During our early years, we are taught appropriate norms and behaviors, including how to interact with others of the same or opposite sex within households, communities and work places. When individuals or groups do not “fit” the established gender norms, they often face discrimination in almost all aspects of their lives.

LGBT youth and older LGBTs each face their own set of unique challenges. LGBT youth are more likely than their heterosexual peers to experience challenges in their lives and school environments. These challenges can include stigma, discrimination, violence, and rejection by families and communities. Children who are perceived by their peers as being different such as having a disability, practicing their religion, or identified as LGBT are at a higher risk of being bullied. It is important to build a safe environment for all youth, whether they are straight or LGBT. LGBT awareness has led school districts to adopt policies that protect LGBT students. All youth can thrive when they feel supported. Parents, schools, and communities can all play a role in helping LGBT youth feel physically and emotionally safe.

Many LGBT older adults fear discrimination or harassment if their sexual orientations or gender identities become known. Discrimination can lead to financial insecurity and isolation for many LGBT older adults. Research suggests that LGBT older adults are less likely than their heterosexual peers to access aging services and to reach out to providers, senior centers, meal programs and other entitlement programs. Older LGBTs are often invisible to mainstream elder service providers. The implementation of the Affordable Care Act (ACA) expanded access to health insurance coverage for millions, including LGBT individuals, and includes specific protections related to sexual orientation and gender identity.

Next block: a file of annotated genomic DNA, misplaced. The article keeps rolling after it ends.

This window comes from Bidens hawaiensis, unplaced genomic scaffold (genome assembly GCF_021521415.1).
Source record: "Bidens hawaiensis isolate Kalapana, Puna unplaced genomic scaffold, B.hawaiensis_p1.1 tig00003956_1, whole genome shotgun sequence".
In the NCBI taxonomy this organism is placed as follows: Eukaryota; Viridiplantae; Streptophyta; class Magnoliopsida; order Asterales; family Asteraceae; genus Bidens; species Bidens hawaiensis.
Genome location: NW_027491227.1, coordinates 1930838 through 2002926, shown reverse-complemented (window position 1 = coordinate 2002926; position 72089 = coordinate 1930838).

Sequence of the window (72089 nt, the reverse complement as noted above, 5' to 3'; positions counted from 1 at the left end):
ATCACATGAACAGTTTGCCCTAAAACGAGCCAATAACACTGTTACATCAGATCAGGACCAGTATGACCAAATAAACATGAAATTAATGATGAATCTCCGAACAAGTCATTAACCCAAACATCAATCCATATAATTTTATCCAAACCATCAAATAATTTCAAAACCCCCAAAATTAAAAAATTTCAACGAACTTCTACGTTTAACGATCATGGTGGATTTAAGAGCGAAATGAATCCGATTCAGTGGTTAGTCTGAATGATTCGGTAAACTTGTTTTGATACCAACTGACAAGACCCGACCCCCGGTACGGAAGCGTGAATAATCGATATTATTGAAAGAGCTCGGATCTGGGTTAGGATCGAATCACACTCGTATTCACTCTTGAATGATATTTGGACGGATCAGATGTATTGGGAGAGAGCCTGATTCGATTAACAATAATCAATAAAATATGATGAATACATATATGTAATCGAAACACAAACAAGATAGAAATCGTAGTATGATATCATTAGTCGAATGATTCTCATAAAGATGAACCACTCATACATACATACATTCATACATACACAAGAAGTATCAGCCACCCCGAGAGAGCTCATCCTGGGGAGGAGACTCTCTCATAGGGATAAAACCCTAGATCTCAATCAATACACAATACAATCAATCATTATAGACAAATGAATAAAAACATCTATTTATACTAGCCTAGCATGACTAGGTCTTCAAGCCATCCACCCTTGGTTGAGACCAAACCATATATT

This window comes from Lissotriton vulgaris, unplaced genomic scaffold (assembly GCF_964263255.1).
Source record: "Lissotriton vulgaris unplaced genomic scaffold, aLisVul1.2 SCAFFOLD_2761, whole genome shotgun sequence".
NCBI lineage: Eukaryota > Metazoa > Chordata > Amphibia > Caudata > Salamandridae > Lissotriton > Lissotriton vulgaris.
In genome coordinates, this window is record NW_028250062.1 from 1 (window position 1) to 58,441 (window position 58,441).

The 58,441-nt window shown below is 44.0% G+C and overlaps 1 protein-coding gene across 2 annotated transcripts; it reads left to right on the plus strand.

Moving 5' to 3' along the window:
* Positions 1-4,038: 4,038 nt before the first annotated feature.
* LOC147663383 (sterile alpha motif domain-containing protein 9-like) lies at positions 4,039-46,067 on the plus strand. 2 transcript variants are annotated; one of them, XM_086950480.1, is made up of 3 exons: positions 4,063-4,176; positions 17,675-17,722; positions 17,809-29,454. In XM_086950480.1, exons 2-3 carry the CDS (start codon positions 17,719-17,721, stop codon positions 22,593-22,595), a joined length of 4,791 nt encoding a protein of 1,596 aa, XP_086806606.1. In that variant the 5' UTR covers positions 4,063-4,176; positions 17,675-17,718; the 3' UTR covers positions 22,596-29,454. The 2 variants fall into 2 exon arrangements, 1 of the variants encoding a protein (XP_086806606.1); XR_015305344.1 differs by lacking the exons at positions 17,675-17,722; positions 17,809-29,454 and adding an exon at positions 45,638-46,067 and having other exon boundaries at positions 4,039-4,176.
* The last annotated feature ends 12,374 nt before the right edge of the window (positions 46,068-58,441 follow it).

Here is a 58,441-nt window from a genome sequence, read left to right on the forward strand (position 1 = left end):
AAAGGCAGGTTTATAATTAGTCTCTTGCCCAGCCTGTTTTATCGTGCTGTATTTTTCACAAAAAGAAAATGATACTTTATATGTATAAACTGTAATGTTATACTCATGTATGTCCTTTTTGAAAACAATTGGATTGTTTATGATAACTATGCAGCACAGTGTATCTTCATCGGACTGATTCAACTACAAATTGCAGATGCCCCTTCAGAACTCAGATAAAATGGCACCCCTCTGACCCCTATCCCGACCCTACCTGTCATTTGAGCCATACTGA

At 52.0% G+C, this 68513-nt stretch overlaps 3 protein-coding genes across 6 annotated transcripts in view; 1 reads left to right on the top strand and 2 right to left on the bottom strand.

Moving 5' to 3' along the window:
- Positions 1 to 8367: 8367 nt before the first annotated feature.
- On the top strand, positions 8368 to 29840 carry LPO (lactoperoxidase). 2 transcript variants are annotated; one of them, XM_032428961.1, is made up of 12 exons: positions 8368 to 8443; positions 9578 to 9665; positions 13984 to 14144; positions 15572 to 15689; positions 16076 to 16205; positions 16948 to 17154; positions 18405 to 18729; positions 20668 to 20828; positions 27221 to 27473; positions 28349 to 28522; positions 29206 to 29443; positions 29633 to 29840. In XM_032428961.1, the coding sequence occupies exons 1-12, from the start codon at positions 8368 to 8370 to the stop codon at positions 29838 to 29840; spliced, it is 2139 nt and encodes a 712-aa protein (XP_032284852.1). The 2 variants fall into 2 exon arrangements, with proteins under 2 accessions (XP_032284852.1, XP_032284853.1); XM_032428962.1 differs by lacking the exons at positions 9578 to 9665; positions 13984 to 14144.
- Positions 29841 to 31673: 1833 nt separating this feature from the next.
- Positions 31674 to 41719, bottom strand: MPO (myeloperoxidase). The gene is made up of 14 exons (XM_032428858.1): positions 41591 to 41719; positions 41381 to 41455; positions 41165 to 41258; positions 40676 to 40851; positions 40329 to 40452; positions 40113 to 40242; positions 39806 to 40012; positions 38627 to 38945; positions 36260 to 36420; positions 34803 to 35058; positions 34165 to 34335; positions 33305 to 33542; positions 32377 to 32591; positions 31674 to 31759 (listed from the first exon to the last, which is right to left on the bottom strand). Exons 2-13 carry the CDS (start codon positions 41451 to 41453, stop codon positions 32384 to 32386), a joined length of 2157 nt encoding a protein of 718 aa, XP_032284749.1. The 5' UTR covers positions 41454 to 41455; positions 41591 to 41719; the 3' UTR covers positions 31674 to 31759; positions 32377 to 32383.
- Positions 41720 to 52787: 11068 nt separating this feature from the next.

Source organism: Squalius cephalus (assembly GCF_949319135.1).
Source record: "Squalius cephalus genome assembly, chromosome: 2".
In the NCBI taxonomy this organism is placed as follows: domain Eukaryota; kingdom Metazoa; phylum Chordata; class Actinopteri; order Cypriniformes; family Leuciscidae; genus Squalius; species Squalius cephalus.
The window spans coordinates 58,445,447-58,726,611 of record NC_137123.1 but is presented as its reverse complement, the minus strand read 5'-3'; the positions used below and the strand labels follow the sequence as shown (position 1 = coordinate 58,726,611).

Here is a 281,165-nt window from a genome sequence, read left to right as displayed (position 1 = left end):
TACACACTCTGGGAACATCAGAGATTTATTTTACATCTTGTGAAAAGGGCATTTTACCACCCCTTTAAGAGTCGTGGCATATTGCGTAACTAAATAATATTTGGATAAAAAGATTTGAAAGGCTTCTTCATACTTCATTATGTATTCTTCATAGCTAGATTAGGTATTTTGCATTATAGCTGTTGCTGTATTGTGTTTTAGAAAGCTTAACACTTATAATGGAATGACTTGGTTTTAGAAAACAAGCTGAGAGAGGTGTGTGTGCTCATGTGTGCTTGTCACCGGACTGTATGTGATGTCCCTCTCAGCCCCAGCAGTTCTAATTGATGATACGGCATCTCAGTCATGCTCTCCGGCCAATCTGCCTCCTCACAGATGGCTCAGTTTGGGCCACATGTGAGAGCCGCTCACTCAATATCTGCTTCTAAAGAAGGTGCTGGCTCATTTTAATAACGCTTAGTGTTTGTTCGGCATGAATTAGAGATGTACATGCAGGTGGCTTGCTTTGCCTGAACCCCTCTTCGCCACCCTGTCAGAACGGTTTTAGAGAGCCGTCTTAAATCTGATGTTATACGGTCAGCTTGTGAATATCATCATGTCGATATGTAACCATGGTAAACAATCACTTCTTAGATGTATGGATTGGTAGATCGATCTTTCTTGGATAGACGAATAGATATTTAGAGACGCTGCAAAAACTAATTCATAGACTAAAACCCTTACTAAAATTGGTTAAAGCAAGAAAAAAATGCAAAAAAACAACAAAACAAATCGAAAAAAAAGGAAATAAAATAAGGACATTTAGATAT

Cultural competence refers to one’s ability to be aware that there are many different cultures and having an awareness that every culture has unique variables that affect the individual. To be competent, we must be aware of these variables and learn how to respond respectfully and appropriately.  The term culture goes beyond race and ethnicity.  It can also refer to such characteristics as age, gender, sexual orientation, disability, religion, income level and education.  Having an awareness of cultural differences allows cross-cultural groups to work together effectively. It is important to be sensitive and respectful of cultural differences and work together toward a more inclusive and tolerant world.  OCES aspires to welcome everyone without exception!  Whether you are looking for help or are interested in helping others, we are here to support you!

Here are some helpful links.